Last year Orend published Introduction to International Studies for a course he developed in a department he created, and it quickly became a requirement for accounting and finance students. He also works with an affiliate faculty at the Balsillie School of International Studies on global research and advises some CIGI post-grads. Orend’s two previous textbooks are read in humanities departments and military academies around the world, and their titles neatly convey his overlapping expertise: The Morality of War and Human Rights: Concept and Context.
In class, Orend is charming, laid-back, acerbic and fair — everything an undergrad could hope for. He says his students motivate him. “I’m spoiled because I’m constantly surrounded by young people, and every year there’s a flood of energetic, idealistic 18- to 20-year-olds. They get an education — maybe they just come for that and then leave — but the rest of us get their energy for a time. And some of them do stay and create something, some of them love the area.”
Orend spent his adolescence here and did his undergrad at Waterloo. He admires how the community has matured. “It’s a place that can really surprise you and overturn your expectation,” he says. “It has a reasonable population, lots of young people, entrepreneurs and immigration, dynamic high-tech, aspirations for the future, and a nice blending of green space.”
He thinks groundbreaking people and projects stick around because “there’s a real entrepreneurial ethos here, and there aren’t big, stratified classes like there are in Montreal or Toronto.”
That said, he doesn’t like the “barn-raising, massively co-operative metaphor” that gets parroted to explain what makes Waterloo region tick. “I think it’s the smart, committed entrepreneurs, and because people didn’t stand in their way, they just went for it. And they had some friends, sure — but this kind of quasi-religious group ethos is really overstating it, and it’s too rural.”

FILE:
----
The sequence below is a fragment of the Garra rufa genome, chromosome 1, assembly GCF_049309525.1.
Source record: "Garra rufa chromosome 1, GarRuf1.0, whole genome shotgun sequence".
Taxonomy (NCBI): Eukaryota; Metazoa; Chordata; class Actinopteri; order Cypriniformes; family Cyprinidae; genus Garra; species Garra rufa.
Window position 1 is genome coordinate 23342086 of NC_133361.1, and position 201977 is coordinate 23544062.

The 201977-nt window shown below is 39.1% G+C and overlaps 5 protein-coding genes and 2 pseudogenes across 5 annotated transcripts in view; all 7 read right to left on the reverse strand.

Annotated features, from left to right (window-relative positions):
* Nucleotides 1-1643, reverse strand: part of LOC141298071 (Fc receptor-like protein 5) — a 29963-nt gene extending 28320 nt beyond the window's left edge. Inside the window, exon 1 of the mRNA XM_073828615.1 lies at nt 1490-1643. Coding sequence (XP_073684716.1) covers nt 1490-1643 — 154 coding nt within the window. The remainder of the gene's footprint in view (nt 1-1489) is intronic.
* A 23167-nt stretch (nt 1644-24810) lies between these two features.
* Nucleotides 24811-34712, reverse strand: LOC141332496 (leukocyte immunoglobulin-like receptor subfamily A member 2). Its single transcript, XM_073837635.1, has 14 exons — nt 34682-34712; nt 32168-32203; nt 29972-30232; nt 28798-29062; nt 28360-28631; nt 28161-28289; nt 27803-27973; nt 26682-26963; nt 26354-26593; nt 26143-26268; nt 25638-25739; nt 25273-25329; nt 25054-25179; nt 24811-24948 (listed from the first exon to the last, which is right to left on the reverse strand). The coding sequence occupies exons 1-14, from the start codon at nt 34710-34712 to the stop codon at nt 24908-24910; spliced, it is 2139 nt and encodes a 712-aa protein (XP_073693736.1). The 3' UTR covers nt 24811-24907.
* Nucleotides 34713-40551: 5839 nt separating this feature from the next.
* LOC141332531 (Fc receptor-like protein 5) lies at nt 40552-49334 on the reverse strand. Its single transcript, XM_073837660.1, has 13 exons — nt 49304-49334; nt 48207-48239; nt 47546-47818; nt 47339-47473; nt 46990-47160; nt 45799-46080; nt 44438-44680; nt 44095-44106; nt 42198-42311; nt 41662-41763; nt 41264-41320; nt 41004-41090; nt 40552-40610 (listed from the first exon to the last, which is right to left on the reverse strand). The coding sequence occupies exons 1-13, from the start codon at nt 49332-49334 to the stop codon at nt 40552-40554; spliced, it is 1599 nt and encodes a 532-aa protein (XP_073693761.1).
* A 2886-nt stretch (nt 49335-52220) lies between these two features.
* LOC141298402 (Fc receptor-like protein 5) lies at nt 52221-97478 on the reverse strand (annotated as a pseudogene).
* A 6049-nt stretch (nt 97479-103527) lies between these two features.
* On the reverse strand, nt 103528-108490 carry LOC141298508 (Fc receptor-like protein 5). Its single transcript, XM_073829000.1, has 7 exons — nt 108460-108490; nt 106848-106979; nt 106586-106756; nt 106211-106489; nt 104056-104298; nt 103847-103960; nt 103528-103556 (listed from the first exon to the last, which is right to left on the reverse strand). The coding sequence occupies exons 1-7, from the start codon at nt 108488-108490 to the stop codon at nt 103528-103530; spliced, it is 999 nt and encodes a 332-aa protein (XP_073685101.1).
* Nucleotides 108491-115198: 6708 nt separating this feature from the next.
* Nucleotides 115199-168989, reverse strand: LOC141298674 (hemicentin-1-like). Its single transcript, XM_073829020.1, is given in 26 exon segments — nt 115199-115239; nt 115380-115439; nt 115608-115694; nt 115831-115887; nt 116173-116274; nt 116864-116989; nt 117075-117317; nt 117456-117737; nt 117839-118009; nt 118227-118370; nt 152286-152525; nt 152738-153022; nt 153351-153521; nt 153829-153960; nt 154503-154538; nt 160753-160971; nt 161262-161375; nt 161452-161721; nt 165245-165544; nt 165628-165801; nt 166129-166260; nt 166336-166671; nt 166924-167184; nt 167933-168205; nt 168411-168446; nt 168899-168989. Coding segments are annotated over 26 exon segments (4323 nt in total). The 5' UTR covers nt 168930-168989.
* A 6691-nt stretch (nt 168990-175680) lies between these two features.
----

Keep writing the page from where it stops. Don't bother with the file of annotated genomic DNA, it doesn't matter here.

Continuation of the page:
K-W’s identity is definitely urban. Orend lives in downtown Kitchener, among the other brick century homes and tree-lined streets close to Victoria Park, where he often plays with his 12-year-old son, Sam. He wants Sam to appreciate the character and flavour of the core — “tons of people, new immigrants, diverse cuisines, all this kind of stuff” — and how it compares with suburbia.
He also wants him to witness Kitchener’s evolution. Its next frontier is the intersection of King and Victoria streets, long a primary traffic artery that will soon become the region’s uncontested transportation hub. “It was total wasteland there,” Orend recalls. “Just these bleak, huge, old, belching factories, with a rail line through it, something you drive through and hold your breath.”
Within a decade, it will be an unbeatable spot to stop and observe the twin cities in flux.